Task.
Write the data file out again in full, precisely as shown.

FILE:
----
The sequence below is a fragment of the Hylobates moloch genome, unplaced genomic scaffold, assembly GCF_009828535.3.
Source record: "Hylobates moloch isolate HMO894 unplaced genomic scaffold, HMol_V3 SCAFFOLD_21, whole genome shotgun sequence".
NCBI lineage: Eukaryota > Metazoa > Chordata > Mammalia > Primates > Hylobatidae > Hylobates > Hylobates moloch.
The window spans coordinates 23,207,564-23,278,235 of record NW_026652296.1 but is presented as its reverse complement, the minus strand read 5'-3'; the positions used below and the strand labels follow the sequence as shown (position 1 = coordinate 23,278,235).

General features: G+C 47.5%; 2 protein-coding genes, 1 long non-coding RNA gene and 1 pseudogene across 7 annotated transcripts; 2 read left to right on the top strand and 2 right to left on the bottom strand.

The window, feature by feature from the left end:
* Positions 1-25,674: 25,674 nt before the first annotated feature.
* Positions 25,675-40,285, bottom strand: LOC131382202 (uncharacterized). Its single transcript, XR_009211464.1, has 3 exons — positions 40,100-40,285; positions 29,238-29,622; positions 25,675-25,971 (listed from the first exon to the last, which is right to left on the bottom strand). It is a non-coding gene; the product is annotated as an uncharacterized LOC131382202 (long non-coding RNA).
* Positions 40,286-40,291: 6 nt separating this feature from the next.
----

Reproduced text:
The sequence below is a fragment of the Hylobates moloch genome, unplaced genomic scaffold, assembly GCF_009828535.3.
Source record: "Hylobates moloch isolate HMO894 unplaced genomic scaffold, HMol_V3 SCAFFOLD_21, whole genome shotgun sequence".
NCBI lineage: Eukaryota > Metazoa > Chordata > Mammalia > Primates > Hylobatidae > Hylobates > Hylobates moloch.
The window spans coordinates 23,207,564-23,278,235 of record NW_026652296.1 but is presented as its reverse complement, the minus strand read 5'-3'; the positions used below and the strand labels follow the sequence as shown (position 1 = coordinate 23,278,235).

General features: G+C 47.5%; 2 protein-coding genes, 1 long non-coding RNA gene and 1 pseudogene across 7 annotated transcripts; 2 read left to right on the top strand and 2 right to left on the bottom strand.

The window, feature by feature from the left end:
* Positions 1-25,674: 25,674 nt before the first annotated feature.
* Positions 25,675-40,285, bottom strand: LOC131382202 (uncharacterized). Its single transcript, XR_009211464.1, has 3 exons — positions 40,100-40,285; positions 29,238-29,622; positions 25,675-25,971 (listed from the first exon to the last, which is right to left on the bottom strand). It is a non-coding gene; the product is annotated as an uncharacterized LOC131382202 (long non-coding RNA).
* Positions 40,286-40,291: 6 nt separating this feature from the next.